Here is the store in 1998, with the more familiar Woolworths frontage.
Here is the store just before it closed on 30th December 2008. It left a big hole in Paignton, with the building laying empty for nearly a year.
Then on Saturday 12th December 2009, the 99p store had a grand opening – the Paignton 99p Store was the 123rd UK 99p Store and the 52nd ex-Woolworths store to be re-opened by the company. That’s a lot of 99p stores.(Source: http://www.exeterexpressandecho.co.uk) The upstairs became a Sports Direct. I read on a forum how some locals were disappointed that they got a 99p store whereas neighbouring Torquay got an H&M in their ex-Woolies building!
Now when we went to Paignton last week, the building was under scaffolding! Still I took the above photo to replicate the one from 1977 so you can see the before and after. Below is what it looks like under the scaffolding.
61/64 Broad Street, Reading RG1 2AJ
Woolworths originally opened at 51 Broad Street, Reading in the Spring of 1922, which is where H&M is today. Some pretty fantastic vintage photos of the Reading store have been put up on www.reading-forum.co.uk by markjuk. (http://www.reading-forum.co.uk/forum/viewtopic.php?t=5709&p=51409)
The store was expanded to have entrances in Broad Street, Friar Street, Union Street and West Street, often used as a shortcut by shoppers to get from Friar Street to Broad Street. It sounds like it was MASSIVE, I can’t even imagine!
According to the Wargrave Local History Society, “Woolworths had moved to their present position in 1939, having earlier been nearer Union Street, although for a period in the late 80’s it was a shopping mall, then becoming Woolworths again.” Source: http://www.wargravehistory.org.uk/nov98.html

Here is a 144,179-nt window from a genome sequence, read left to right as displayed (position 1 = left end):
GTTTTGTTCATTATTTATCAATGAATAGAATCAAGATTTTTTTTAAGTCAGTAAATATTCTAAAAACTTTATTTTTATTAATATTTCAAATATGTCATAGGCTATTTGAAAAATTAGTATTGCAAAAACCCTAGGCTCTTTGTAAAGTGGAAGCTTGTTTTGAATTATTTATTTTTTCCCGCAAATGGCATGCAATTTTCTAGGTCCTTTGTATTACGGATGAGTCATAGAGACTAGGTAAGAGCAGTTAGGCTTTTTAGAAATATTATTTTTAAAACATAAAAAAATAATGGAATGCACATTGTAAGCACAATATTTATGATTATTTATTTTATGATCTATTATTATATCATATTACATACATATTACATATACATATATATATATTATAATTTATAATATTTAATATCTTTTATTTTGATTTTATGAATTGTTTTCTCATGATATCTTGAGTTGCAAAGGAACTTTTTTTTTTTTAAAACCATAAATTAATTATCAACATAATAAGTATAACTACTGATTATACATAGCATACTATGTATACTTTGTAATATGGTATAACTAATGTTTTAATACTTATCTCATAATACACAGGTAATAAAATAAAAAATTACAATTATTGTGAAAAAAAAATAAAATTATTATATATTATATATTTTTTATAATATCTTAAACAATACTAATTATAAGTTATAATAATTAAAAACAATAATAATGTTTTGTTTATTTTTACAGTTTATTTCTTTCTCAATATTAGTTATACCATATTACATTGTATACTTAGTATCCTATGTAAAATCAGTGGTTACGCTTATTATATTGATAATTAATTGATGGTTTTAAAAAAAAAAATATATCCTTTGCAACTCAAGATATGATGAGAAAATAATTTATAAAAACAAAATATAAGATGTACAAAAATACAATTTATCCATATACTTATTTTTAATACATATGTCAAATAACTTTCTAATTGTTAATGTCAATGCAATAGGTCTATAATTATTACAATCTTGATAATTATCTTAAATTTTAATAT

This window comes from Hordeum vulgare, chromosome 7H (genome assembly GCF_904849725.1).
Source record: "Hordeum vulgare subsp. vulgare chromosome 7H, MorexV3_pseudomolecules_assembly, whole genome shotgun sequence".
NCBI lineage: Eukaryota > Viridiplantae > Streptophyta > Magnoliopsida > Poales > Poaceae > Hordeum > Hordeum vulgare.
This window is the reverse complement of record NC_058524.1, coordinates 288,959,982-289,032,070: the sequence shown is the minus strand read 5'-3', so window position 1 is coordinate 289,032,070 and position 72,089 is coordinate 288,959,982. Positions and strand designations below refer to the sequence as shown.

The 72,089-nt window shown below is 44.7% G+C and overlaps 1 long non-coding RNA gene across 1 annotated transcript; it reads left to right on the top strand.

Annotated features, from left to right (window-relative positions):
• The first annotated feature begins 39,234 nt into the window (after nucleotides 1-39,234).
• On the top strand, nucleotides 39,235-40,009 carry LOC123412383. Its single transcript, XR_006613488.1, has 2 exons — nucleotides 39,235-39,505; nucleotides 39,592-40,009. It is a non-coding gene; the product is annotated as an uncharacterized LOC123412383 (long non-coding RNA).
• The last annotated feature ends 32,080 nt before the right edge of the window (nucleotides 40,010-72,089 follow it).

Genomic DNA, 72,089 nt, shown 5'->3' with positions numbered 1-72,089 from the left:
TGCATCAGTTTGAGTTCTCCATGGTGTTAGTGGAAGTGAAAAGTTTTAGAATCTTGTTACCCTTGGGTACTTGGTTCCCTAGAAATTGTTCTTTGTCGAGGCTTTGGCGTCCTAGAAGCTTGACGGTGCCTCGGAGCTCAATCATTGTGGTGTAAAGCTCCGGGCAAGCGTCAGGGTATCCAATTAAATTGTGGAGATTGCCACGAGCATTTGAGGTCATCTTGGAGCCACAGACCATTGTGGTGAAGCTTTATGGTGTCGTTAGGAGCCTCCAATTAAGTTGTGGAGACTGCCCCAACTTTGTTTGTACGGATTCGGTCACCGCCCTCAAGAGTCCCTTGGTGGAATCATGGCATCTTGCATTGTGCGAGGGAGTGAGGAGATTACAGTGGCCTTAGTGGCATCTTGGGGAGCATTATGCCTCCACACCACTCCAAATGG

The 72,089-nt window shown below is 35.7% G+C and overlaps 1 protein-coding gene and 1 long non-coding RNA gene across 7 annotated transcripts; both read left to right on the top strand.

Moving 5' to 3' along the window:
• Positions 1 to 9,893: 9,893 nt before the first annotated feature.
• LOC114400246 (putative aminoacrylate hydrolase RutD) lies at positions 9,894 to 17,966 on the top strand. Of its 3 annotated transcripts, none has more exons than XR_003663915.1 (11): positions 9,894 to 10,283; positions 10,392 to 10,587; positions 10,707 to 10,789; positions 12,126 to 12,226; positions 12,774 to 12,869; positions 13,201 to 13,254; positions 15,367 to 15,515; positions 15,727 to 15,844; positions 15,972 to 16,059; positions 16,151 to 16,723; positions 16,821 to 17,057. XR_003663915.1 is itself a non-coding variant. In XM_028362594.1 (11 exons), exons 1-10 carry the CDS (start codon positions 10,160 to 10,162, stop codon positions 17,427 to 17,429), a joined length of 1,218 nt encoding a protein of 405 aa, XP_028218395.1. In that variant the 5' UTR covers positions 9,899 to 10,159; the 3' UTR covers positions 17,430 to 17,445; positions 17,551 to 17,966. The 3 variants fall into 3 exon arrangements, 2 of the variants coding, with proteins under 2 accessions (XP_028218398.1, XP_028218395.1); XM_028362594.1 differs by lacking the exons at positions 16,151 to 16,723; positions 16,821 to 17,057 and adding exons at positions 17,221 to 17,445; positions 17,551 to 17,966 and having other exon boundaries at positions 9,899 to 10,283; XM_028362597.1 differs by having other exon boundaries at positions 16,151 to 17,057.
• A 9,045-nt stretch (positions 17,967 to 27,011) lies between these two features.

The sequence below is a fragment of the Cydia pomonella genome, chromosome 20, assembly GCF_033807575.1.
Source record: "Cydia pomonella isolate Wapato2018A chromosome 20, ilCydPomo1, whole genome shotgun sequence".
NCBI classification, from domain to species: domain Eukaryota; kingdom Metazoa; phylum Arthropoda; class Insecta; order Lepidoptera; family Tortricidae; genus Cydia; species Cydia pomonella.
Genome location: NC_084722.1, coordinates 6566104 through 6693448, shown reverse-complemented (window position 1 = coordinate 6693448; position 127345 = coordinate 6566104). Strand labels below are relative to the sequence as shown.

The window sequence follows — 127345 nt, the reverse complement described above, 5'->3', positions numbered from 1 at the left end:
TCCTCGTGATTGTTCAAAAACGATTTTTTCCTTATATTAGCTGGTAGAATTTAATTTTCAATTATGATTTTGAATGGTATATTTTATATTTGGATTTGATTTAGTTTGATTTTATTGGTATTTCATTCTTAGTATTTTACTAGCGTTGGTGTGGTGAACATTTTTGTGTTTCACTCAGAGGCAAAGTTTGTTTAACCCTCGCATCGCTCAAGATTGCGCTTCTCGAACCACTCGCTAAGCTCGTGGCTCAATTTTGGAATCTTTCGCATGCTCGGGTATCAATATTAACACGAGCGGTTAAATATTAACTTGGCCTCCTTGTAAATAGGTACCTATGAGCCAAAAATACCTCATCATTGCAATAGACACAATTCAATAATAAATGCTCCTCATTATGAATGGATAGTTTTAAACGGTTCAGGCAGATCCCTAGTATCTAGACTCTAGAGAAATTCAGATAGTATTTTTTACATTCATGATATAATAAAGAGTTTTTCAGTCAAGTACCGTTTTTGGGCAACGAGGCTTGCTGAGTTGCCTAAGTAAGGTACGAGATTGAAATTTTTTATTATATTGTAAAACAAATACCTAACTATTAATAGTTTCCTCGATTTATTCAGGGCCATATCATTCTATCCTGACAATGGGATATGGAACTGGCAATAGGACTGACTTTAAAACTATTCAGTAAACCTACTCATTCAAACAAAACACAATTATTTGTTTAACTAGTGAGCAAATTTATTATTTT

Now this shopping mall concept sounds interesting. According to 100thbirthday.co.uk, it was originally a prototype for a new large store format called ‘Jupiter’, but they decided on ‘The Woolworth Mall’, piloting Ladybird clothing, the ‘Le Cafe’ restaurant, as well as opticians, show repair and estate agent concessions and selling large kitchen appliances! The mall used yellow and grey colours rather than the traditional red and white, although not for long as the concept was dropped quickly in favour of getting rid of huge city centre stores.
“The site was closed for redevelopment in 1989, closing on 17th June. When the development was complete Woolworths moved into a small store in part of its original footprint, which opened on the company’s 85th birthday, 5th November 1992 (Store 1180).” Extract from 100thbirthday.co.uk (Source: http://www.100thbirthday.co.uk/images/StoreGallery/pages/0111Reading-1950.htm)
When I took these photos, I did notice how new the building looked – definitely not an original. The Reading Forum clarified this – Markjuk recalls “that a fire in the early 90s caused by squatters who in habited the derelict building, set fire to it causing extensive damage to the old Broad Street entrance prompting it to be demolished a few months later. Rather than save this art deco architecture, it was demolished and replaced with a bog standard brick building of no significance.” (Source: http://www.reading-forum.co.uk/forum/viewtopic.php?t=5709&p=51409)
And today it is a shiny new Clas Ohlson, selling pretty much what Woolies used to sell. I do like their pastel coloured straws 🙂